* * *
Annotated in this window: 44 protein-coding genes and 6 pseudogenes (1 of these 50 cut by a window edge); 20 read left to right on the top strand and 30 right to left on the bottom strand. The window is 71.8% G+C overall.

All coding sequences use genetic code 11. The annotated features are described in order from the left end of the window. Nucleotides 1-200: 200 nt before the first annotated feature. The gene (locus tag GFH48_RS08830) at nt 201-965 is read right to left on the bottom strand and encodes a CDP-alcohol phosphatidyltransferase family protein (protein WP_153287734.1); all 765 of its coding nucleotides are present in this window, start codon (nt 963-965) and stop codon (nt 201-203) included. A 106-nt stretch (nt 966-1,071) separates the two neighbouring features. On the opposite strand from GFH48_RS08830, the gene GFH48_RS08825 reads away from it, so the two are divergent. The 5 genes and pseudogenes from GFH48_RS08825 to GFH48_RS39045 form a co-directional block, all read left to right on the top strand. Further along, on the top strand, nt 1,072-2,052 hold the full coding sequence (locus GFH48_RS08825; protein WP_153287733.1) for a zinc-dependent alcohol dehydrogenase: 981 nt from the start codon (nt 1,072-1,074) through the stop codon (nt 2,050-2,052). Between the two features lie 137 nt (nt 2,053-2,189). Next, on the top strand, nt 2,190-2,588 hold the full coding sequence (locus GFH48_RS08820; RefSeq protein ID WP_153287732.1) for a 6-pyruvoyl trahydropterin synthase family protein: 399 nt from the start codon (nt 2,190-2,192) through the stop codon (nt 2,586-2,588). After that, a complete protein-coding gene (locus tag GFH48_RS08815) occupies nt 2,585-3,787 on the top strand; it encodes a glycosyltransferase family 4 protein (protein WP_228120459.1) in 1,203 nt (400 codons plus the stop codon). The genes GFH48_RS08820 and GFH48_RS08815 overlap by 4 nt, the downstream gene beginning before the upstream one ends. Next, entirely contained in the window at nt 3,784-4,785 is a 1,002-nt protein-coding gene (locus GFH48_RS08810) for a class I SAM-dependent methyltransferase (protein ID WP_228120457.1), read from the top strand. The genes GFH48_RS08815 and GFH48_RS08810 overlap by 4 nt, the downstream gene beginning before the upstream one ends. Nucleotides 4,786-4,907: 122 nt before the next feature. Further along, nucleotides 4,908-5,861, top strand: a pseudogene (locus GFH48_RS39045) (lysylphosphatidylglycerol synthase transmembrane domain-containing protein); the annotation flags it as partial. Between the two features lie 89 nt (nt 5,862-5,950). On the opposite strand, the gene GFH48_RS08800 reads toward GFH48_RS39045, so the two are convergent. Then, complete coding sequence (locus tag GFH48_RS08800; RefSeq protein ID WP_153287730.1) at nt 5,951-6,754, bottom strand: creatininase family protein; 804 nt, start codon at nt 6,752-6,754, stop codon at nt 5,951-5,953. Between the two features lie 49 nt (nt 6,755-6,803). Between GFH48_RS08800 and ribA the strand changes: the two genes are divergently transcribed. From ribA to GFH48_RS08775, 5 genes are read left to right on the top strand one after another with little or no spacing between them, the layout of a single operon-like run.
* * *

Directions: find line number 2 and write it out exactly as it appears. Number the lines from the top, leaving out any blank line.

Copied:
All coding sequences use genetic code 11. The annotated features are described in order from the left end of the window. Nucleotides 1-200: 200 nt before the first annotated feature. The gene (locus tag GFH48_RS08830) at nt 201-965 is read right to left on the bottom strand and encodes a CDP-alcohol phosphatidyltransferase family protein (protein WP_153287734.1); all 765 of its coding nucleotides are present in this window, start codon (nt 963-965) and stop codon (nt 201-203) included. A 106-nt stretch (nt 966-1,071) separates the two neighbouring features. On the opposite strand from GFH48_RS08830, the gene GFH48_RS08825 reads away from it, so the two are divergent. The 5 genes and pseudogenes from GFH48_RS08825 to GFH48_RS39045 form a co-directional block, all read left to right on the top strand. Further along, on the top strand, nt 1,072-2,052 hold the full coding sequence (locus GFH48_RS08825; protein WP_153287733.1) for a zinc-dependent alcohol dehydrogenase: 981 nt from the start codon (nt 1,072-1,074) through the stop codon (nt 2,050-2,052). Between the two features lie 137 nt (nt 2,053-2,189). Next, on the top strand, nt 2,190-2,588 hold the full coding sequence (locus GFH48_RS08820; RefSeq protein ID WP_153287732.1) for a 6-pyruvoyl trahydropterin synthase family protein: 399 nt from the start codon (nt 2,190-2,192) through the stop codon (nt 2,586-2,588). After that, a complete protein-coding gene (locus tag GFH48_RS08815) occupies nt 2,585-3,787 on the top strand; it encodes a glycosyltransferase family 4 protein (protein WP_228120459.1) in 1,203 nt (400 codons plus the stop codon). The genes GFH48_RS08820 and GFH48_RS08815 overlap by 4 nt, the downstream gene beginning before the upstream one ends. Next, entirely contained in the window at nt 3,784-4,785 is a 1,002-nt protein-coding gene (locus GFH48_RS08810) for a class I SAM-dependent methyltransferase (protein ID WP_228120457.1), read from the top strand. The genes GFH48_RS08815 and GFH48_RS08810 overlap by 4 nt, the downstream gene beginning before the upstream one ends. Nucleotides 4,786-4,907: 122 nt before the next feature. Further along, nucleotides 4,908-5,861, top strand: a pseudogene (locus GFH48_RS39045) (lysylphosphatidylglycerol synthase transmembrane domain-containing protein); the annotation flags it as partial. Between the two features lie 89 nt (nt 5,862-5,950). On the opposite strand, the gene GFH48_RS08800 reads toward GFH48_RS39045, so the two are convergent. Then, complete coding sequence (locus tag GFH48_RS08800; RefSeq protein ID WP_153287730.1) at nt 5,951-6,754, bottom strand: creatininase family protein; 804 nt, start codon at nt 6,752-6,754, stop codon at nt 5,951-5,953. Between the two features lie 49 nt (nt 6,755-6,803). Between GFH48_RS08800 and ribA the strand changes: the two genes are divergently transcribed. From ribA to GFH48_RS08775, 5 genes are read left to right on the top strand one after another with little or no spacing between them, the layout of a single operon-like run.